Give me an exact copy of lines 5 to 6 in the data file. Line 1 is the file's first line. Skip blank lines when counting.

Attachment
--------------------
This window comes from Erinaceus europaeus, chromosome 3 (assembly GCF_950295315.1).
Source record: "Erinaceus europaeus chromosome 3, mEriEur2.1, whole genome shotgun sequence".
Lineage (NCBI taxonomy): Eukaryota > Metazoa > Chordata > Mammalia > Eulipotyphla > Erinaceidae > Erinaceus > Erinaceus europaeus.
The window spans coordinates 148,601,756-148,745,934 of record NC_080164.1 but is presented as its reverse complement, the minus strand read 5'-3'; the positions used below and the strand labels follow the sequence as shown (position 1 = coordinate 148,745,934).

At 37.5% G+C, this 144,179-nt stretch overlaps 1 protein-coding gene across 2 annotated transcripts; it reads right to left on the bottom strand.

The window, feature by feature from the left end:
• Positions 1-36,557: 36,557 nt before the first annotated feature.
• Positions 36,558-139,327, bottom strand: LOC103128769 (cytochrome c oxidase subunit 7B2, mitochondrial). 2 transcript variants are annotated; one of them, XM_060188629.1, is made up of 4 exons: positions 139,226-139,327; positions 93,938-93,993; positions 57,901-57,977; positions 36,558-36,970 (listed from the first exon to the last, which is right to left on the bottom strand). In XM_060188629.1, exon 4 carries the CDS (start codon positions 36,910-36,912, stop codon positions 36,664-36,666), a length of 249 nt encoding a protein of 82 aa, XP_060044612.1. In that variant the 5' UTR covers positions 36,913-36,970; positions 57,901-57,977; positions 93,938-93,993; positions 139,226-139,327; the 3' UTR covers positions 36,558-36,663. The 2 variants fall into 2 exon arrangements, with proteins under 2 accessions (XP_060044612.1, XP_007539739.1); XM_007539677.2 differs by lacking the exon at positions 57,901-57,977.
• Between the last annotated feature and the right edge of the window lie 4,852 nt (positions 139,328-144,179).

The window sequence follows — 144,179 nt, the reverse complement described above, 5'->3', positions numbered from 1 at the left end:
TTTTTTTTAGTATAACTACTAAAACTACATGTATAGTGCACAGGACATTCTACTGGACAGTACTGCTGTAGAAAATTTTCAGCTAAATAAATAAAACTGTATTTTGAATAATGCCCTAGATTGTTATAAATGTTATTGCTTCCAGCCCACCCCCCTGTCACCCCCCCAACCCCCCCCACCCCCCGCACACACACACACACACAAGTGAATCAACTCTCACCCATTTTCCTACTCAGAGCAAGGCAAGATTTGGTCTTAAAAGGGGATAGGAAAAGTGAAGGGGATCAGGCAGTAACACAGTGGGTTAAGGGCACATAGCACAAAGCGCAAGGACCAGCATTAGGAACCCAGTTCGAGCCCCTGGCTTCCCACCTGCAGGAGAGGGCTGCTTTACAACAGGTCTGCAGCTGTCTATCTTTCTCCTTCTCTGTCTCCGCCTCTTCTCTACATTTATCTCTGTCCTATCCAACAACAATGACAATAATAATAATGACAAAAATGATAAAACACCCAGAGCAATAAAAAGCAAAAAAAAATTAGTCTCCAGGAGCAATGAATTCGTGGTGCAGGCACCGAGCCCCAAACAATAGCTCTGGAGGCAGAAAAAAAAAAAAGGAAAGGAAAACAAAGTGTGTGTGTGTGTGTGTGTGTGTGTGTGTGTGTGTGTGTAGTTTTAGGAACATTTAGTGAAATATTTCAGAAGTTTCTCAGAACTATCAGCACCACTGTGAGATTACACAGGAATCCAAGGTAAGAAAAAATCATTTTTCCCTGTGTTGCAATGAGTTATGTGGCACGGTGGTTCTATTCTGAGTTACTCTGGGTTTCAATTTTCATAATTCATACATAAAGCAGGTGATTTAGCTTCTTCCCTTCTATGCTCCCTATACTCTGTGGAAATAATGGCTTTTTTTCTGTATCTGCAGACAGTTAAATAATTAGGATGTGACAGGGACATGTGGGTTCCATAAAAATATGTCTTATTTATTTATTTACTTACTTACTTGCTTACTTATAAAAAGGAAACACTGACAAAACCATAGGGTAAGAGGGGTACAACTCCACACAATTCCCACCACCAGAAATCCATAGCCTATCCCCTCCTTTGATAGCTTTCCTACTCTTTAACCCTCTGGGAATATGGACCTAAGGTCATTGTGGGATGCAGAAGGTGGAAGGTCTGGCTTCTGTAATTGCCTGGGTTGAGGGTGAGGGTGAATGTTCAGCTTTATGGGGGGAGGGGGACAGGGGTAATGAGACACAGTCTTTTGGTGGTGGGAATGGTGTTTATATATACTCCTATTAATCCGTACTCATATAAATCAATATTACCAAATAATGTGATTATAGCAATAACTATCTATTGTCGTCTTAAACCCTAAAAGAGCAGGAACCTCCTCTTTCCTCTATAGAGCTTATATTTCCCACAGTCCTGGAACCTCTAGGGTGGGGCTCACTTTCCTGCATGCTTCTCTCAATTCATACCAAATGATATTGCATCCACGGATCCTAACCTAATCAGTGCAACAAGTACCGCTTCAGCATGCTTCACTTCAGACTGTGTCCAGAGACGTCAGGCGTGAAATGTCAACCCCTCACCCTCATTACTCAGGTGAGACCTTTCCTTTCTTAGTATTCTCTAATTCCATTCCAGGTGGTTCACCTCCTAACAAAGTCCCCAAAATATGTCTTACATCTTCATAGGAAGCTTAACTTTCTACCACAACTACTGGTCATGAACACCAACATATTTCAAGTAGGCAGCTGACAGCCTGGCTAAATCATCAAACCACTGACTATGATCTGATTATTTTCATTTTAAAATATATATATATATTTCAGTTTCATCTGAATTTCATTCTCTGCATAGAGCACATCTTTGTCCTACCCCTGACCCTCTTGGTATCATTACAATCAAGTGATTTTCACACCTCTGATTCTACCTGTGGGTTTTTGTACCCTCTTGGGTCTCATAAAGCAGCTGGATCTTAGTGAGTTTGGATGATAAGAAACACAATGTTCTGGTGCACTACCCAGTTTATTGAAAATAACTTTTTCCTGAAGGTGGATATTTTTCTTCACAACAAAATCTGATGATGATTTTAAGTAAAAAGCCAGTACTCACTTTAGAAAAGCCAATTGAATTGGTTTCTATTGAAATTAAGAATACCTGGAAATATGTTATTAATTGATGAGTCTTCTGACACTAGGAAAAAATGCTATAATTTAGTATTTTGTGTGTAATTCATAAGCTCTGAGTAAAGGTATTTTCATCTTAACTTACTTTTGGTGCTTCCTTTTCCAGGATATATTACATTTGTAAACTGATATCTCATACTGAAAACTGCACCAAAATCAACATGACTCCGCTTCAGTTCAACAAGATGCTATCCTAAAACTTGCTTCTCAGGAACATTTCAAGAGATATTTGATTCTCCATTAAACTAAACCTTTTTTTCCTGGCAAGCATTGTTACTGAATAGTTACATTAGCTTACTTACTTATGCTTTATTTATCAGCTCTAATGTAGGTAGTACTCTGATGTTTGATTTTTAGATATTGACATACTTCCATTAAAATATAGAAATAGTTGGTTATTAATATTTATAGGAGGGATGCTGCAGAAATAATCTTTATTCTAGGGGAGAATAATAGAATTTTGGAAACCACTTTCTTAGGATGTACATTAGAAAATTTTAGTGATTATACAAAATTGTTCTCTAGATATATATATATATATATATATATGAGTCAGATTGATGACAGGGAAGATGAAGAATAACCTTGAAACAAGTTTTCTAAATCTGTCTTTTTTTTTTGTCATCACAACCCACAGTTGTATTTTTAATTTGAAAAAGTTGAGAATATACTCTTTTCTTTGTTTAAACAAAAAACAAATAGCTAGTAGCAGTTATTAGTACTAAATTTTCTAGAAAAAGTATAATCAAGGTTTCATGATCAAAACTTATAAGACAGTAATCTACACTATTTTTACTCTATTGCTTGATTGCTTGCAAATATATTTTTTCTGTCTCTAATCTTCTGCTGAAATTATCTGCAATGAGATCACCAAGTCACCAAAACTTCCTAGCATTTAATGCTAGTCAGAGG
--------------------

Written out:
At 37.5% G+C, this 144,179-nt stretch overlaps 1 protein-coding gene across 2 annotated transcripts; it reads right to left on the bottom strand.

The window, feature by feature from the left end: